Trio Sonata in D Minor, Op. 3, No. 5 (1689)

La Folia Variations
The theme for La Folia, was not in fact written by Corelli. It was rather a traditional Iberian folk-dance melody. Many other composers made use of this theme including Bach, Vivaldi, Liszt and Rachmaninoff.

Variations of a Theme of Corelli
Composed in
1931 by Sergei Rachmaninoff.  This was his last original work for solo piano.

Henry Purcell (1659-1695)

English-born Henry Purcell was the finest and most original composer of his day. Though he was to live a very short life, he was able to enjoy and make full use of the renewed flowering of music after the Restoration of the Monarchy.

As the son of a musician at Court, a chorister at the Chapel Royal, and the holder of continuing royal appointments until his death, Purcell worked in Westminster for three different Kings over twenty-five years.

In addition to his royal duties Purcell also devoted much of his talent to writing operas, or rather musical dramas, and incidental stage music. The writing of incidental theater music seems not to have been regarded by Purcell as embarrassing or beneath his dignity as Organist of Westminster Abbey. He was in the very midst of a tradition that not only permitted but actually encouraged well-known church musicians to provide lighter music for the theatre and opera, and this was an accepted practice in the great continental cities as well as in London.

Most of Purcell’s theatre music was written between 1690 and 1695 (the year of his death), and within that relatively brief period he supplied music for more than forty plays.

Chaconne G Minor, Z. 730 (c. 1680)

The Fairy Queen, Z. 629 (1692)

Dido and Aeneas: When I am Laid in Earth (c. 1683-1688)

This story recounts the love of Dido, Queen of Carthage, for the Trojan hero Aeneas, and her despair when he abandons her. A monumental work in Baroque opera, Dido and Aeneas is remembered as one of Purcell’s foremost theatrical works. It was also Purcell’s only true opera, as well as his only all-sung dramatic work.

Francois Couperin (1668-1733)

Although François Couperin was only 10 years old when his father, Charles Couperin, died, the wardens of the Church of Saint-Gervais in Paris reserved his father’s office of organist for him until he was 18. The boy took over the post before his 18th birthday. François is known above all for his harpsichord music. Between 1713 and 1730 he published four books of suites for harpsichord. The movements of these suites have highly ornamented melodies and complex accompaniments. Johann Sebastian Bach knew Couperin’s work and copied it.

Les Barricades Mysterieuses (1717)

Le Pantomine (1730)


Tommaso Albinoni (1671-1750)

Tomaso Giovanni Albinoni was born in Venice on June 8, 1671, eldest son of a wealthy paper merchant. At an early age he became proficient as a singer and, more notably, as a violinist, though not being a member of the performers’ guild he was unable to play publicly so he turned his hand to composition.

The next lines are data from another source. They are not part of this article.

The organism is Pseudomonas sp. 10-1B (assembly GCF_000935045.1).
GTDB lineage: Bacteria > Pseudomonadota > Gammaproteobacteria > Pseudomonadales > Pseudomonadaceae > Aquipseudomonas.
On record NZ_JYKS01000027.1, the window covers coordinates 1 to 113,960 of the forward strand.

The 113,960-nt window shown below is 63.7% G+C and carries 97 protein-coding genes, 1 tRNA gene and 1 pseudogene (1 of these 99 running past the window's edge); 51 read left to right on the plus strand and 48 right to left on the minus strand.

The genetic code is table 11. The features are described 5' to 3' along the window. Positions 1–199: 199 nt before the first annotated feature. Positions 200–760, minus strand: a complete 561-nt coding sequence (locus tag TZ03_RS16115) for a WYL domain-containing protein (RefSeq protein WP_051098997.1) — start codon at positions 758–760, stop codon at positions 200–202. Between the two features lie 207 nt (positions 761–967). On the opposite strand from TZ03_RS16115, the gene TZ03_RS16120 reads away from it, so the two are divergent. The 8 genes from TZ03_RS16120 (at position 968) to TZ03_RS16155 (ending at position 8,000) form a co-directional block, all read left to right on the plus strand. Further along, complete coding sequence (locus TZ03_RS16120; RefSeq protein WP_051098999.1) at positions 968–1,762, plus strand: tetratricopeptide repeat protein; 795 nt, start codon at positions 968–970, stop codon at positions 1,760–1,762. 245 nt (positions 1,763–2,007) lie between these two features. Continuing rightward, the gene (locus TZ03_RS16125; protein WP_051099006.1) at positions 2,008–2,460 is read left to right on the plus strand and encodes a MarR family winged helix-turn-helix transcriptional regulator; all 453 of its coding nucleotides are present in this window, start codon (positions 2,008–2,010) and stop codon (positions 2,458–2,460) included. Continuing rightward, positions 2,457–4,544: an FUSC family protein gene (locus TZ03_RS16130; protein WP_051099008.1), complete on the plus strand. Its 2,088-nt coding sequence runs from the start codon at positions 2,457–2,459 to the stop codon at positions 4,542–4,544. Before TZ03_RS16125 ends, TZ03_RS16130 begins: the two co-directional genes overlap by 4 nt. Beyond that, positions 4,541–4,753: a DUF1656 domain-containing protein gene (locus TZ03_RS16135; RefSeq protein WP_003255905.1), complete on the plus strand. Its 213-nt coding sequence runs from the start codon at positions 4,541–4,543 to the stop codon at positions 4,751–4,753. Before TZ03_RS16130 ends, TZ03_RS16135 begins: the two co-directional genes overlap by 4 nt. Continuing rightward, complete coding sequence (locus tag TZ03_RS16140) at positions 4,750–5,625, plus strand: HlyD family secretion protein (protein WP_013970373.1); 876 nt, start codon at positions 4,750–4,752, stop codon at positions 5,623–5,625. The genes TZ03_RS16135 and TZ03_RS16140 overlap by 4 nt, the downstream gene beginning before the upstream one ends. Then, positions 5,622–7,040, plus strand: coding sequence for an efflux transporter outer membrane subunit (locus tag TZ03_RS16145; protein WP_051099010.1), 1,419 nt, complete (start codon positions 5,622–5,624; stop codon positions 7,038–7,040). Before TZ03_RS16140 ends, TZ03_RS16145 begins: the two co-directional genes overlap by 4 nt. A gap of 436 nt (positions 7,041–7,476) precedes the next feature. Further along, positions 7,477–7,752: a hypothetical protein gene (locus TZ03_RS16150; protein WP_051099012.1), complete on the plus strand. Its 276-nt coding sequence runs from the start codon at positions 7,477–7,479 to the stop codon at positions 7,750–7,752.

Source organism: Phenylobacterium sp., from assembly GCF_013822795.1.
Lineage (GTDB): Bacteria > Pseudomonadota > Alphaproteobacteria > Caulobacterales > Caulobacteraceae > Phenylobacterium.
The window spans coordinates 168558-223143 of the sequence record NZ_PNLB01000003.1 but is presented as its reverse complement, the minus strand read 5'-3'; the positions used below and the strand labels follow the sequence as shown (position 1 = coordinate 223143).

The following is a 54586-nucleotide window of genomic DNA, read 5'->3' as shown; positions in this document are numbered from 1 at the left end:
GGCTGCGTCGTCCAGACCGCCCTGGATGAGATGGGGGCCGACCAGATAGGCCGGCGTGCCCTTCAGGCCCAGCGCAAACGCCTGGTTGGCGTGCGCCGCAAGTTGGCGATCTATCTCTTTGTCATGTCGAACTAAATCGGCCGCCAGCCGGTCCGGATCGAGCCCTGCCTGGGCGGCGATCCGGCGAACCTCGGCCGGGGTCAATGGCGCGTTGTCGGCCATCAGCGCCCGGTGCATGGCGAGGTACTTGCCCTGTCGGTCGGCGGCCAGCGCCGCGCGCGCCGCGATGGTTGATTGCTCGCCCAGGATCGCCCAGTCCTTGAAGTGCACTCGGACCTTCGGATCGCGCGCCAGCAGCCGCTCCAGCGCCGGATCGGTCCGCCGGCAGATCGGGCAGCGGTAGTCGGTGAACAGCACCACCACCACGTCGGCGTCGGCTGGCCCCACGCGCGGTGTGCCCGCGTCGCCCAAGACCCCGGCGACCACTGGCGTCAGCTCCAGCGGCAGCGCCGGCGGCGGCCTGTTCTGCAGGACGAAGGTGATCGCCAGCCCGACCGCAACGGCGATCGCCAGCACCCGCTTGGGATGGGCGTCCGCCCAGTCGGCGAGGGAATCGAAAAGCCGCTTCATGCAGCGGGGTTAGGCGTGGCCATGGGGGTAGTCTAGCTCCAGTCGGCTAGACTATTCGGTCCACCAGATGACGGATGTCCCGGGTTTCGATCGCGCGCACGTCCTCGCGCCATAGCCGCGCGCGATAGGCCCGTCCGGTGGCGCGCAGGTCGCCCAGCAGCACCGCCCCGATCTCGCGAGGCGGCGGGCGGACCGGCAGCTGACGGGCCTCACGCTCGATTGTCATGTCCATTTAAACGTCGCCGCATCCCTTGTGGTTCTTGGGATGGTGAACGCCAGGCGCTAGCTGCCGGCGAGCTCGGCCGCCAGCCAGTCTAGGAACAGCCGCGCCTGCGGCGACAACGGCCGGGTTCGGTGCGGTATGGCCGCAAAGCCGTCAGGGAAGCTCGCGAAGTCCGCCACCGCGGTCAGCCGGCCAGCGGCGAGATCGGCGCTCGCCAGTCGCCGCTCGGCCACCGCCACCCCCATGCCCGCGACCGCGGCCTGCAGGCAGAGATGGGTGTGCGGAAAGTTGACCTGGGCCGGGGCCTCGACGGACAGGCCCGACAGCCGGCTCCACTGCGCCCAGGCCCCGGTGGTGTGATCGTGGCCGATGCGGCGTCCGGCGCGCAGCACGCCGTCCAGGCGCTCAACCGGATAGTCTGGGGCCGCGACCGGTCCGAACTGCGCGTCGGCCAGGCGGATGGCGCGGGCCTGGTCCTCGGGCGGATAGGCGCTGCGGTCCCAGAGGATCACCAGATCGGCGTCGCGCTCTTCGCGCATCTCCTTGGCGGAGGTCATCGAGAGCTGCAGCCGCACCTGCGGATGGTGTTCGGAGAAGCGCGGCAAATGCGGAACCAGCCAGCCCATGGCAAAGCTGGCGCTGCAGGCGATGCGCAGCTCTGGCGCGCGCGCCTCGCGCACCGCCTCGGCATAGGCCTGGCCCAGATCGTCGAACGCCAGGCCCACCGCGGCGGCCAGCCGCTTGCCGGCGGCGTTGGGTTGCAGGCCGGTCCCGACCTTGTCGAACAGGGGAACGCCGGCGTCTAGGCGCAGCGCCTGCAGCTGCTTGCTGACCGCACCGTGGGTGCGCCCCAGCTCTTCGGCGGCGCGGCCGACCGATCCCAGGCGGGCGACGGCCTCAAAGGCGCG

Until his father’s death in 1709, he was able to cultivate music more for pleasure than for profit, referring to himself as “Dilettante Veneto” – a term which in 18th century Italy was totally devoid of unfavorable connotations.

Under the terms of his father’s will he was relieved of the duty (which he would normally have assumed as eldest son) to take charge of the family business, this task being given to his younger brothers. Henceforth he was to be a full-time musician, a prolific composer who according to one report, also ran a successful academy of singing.

Oboe Concerto in D Minor, Op. 9, No.2 – Adagio (1722)

Albinoni was particularly fond of the oboe, a relatively new introduction in Italy, and is credited with being the first Italian to compose oboe concertos.

Adagio in G Minor

Albinoni’s famous Adagio was actually composed by the Italian musicologist Remo Giazotto in 1945. This is certainly surprising because, after all, the famous Adagio in G minor is not only one of the best-known pieces of classical music but also one of the most popular among music lovers with a closely linked name of title and author: “Albinoni’s Adagio”. It is ironic, therefore, that in reality the work is not by that baroque composer, but by one of his biographers who lived two centuries later.

Much of Albinoni’s music was lost in the bombing of Dresden during World War II, but Giazotto claimed to have composed this piece based on a fragment of a sonata the he found in the ruins of the library. However, no one else has ever seen this fragment and today all experts consider this a composition by Giazotto himself.; the only one he did in his lifetime. He died in 1998, taking the secret of why he did this with him to his grave.